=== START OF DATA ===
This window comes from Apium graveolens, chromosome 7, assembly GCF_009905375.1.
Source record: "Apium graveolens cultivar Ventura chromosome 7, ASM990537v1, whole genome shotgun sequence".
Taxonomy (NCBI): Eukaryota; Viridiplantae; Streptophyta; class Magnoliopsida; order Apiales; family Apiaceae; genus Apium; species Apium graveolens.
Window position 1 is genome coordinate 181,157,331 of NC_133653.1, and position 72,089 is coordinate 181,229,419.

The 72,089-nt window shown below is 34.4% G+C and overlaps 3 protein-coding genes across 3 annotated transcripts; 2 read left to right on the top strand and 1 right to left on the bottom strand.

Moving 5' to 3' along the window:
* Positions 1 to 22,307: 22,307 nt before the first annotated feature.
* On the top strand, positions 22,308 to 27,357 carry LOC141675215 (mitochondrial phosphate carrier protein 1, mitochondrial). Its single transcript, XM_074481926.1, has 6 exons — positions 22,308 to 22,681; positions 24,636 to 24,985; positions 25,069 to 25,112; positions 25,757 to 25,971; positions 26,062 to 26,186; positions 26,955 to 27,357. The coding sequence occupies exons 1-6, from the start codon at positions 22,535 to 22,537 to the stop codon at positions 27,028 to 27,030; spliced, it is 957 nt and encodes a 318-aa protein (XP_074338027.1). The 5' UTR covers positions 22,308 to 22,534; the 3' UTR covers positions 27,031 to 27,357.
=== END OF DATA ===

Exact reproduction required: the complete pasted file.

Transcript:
This window comes from Apium graveolens, chromosome 7, assembly GCF_009905375.1.
Source record: "Apium graveolens cultivar Ventura chromosome 7, ASM990537v1, whole genome shotgun sequence".
Taxonomy (NCBI): Eukaryota; Viridiplantae; Streptophyta; class Magnoliopsida; order Apiales; family Apiaceae; genus Apium; species Apium graveolens.
Window position 1 is genome coordinate 181,157,331 of NC_133653.1, and position 72,089 is coordinate 181,229,419.

The 72,089-nt window shown below is 34.4% G+C and overlaps 3 protein-coding genes across 3 annotated transcripts; 2 read left to right on the top strand and 1 right to left on the bottom strand.

Moving 5' to 3' along the window:
* Positions 1 to 22,307: 22,307 nt before the first annotated feature.
* On the top strand, positions 22,308 to 27,357 carry LOC141675215 (mitochondrial phosphate carrier protein 1, mitochondrial). Its single transcript, XM_074481926.1, has 6 exons — positions 22,308 to 22,681; positions 24,636 to 24,985; positions 25,069 to 25,112; positions 25,757 to 25,971; positions 26,062 to 26,186; positions 26,955 to 27,357. The coding sequence occupies exons 1-6, from the start codon at positions 22,535 to 22,537 to the stop codon at positions 27,028 to 27,030; spliced, it is 957 nt and encodes a 318-aa protein (XP_074338027.1). The 5' UTR covers positions 22,308 to 22,534; the 3' UTR covers positions 27,031 to 27,357.